Build-up & utilize wall space to maximize smaller living areas. Use them as your blank canvas to hang shelves, bookcases, and hooks, etc. This will clear up floor space & add more depth to your living area. – Balance Home Organizing, Megan Mossuto
11. Consider having a closet system installed. Features such as pull out shelves, pant racks, dual hanging rods, and built-in drawers can double or even triple your closet’s storage capacity. – Closets For Life
12. Use “workhorse” possessions. My city rowhouse feels spacious when I’m only storing “workhorses.” These are possessions that are functional, versatile, durable and can take the place of other items with hyper-specific uses. I don’t need to cram plastic party cups, stacks of Tupperware, and bud vases in my prime kitchen real estate when a set of jars can serve all those functions perfectly. – Bmore Minimal, Megan Doyle
13. Upgrade your hangers. Skinny hangers accomplish two actions at once: they unify the look of your closet AND they save you a ton of space. The only exceptions are proper coat hangers for any jacket that needs support, like your suit coats. Don’t skimp on those hangers and you’ll still end up with space to spare. – Andrew Mellen Professional Organizing, Andrew Mellen
14. Use unexpected areas for storage. When organizing your home, don’t forget about the obscure spaces like the side of your refrigerator, the side of your cabinets/oven, behind doors, and under beds. To avoid your space looking cluttered and unorganized, we recommend you use acrylic containers, baskets, or folding baskets to hide and beautify. – LifeSquire
15. Use an Elfa door rack from The Container Store. I use them in almost all of my clients’ Manhattan apartments. They’re extremely versatile, modular and basically create an entire closet out of the inside of almost any door! I’ve created entryways, pantries, shoe storage and more from them! Super easy to install, no drilling and you can barely see them from the outside of the door. – Shelfie, Sara Losonci
16. Cut out visual clutter in your bathroom by keeping counters cleared and having all daily used items in easy-to-reach spots. For small bathrooms, organize your extra/back stock products in stackable bins for a clutter-free bathroom. – Organizational Logistics, Abby Cone
17. Remove smaller food items from their original packaging. Packaging can be bulky and take up a lot of extra space in your kitchen or pantry, so remove the individual granola bars/snacks from their original box and put them into a bin/container/jar where you keep all of those like items together. – Serene Spaces Professional Organizing and Consulting, Cassie Thompson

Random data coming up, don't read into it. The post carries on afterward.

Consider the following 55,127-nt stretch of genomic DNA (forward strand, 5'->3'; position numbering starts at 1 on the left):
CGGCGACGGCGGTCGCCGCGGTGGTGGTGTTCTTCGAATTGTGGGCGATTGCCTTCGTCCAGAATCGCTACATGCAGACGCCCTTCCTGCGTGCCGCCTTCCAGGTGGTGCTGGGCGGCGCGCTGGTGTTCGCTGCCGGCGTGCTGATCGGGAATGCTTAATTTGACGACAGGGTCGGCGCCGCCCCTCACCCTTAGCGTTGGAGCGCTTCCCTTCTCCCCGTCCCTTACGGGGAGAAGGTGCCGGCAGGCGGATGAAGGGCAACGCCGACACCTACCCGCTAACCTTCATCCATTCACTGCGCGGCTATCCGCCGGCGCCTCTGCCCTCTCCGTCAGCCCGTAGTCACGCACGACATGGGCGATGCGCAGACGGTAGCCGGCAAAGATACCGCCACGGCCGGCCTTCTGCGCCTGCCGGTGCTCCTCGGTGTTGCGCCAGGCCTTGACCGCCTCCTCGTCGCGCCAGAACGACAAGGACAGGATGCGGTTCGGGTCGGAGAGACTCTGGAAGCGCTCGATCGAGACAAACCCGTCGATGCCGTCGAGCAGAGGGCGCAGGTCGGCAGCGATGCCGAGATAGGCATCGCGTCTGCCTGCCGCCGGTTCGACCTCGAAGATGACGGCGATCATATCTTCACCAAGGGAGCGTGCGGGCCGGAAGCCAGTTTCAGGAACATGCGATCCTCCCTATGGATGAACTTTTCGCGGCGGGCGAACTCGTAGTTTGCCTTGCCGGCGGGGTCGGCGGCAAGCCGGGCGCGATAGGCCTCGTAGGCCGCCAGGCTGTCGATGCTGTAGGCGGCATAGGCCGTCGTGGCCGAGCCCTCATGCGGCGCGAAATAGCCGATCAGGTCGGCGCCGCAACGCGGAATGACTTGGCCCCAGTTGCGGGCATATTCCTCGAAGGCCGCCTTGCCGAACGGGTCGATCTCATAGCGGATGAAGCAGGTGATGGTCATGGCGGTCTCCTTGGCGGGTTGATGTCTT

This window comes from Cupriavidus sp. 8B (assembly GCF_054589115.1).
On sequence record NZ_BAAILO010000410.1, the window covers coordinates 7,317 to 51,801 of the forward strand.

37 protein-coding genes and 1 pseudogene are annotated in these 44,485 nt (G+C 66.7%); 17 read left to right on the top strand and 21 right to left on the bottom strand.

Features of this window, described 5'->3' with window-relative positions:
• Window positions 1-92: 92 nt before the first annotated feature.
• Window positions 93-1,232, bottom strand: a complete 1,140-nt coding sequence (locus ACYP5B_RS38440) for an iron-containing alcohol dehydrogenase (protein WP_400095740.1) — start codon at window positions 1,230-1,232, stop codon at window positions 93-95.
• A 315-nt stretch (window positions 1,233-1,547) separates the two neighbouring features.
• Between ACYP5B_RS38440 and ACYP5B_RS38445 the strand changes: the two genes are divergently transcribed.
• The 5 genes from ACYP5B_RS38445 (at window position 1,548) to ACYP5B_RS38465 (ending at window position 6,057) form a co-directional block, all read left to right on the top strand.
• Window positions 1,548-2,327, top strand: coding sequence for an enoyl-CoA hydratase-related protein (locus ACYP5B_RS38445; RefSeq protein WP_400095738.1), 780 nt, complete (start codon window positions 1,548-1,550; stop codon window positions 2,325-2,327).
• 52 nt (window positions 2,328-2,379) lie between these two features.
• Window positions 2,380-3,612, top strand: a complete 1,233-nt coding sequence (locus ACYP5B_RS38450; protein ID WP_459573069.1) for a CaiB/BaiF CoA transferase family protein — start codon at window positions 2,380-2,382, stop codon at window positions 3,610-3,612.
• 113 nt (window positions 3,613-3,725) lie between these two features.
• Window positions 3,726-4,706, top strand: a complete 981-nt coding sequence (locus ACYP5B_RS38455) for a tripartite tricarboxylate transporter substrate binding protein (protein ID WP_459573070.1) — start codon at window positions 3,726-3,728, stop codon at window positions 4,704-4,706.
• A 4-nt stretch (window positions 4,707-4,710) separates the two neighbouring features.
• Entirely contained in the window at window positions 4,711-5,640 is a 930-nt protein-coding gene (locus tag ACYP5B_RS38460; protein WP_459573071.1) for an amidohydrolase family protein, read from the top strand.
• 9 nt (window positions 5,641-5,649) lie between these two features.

18. Built-ins are your BFF’s. Built-in bookcases or cabinets may be more expensive than a piece of furniture but it’s the best way to take advantage of every inch. When you consider a built-in for an office or a playroom, you can build out wall to wall and floor to ceiling. You can also customize the layout to be shelves, drawers, cabinets, or all three! – Organized Life Design, Meggie Mangione
Don’t be afraid of using your homes built-in storage in new and unconventional ways. Think outside the box. For example, we recently used a linen closet as storage for planner supplies and podcast equipment, that was otherwise creating havoc in the living room.- Sensational Organizing, Elva Fonseca
19. Opt for love seats in place of couches. Rarely do more than 2 people sit on a couch when there are other seating options available. Love seats take up less space, making the room seem larger. – A Decluttered Life, Mindy Doyle
20. Only keep essentials. Having fewer items to store and manage allows the space to feel calmer and less cluttered. Cull your quantity of bed and bath linens and small kitchen appliances. Only keep the essentials, the ones that you use frequently. – Start Somewhere Organizing & Coaching, Erin Morper
21. Making your small kitchen function at it’s best. Use an under cabinet mounted paper towel dispenser to save counter space. Use tiered spice racks for finding your favorite spices easier. Increase the use of vertical cabinet space with shelf risers. – Functional Spaces, Melanie Higuchi
22. Sort mail as it comes through the doors will have many benefits. Invest in a small organizing system, such as a small bin with dividers, and place it in an accessible location (near the door or where the pile of mail usually sits). Each day, take 1 minute to sort the mail by priority or type. You don’t need to read it all, just decide to which category it belongs. Then, once a week grab each stack and thoroughly file each item. – Sarasota Home Organizer, Elizabeth Harrison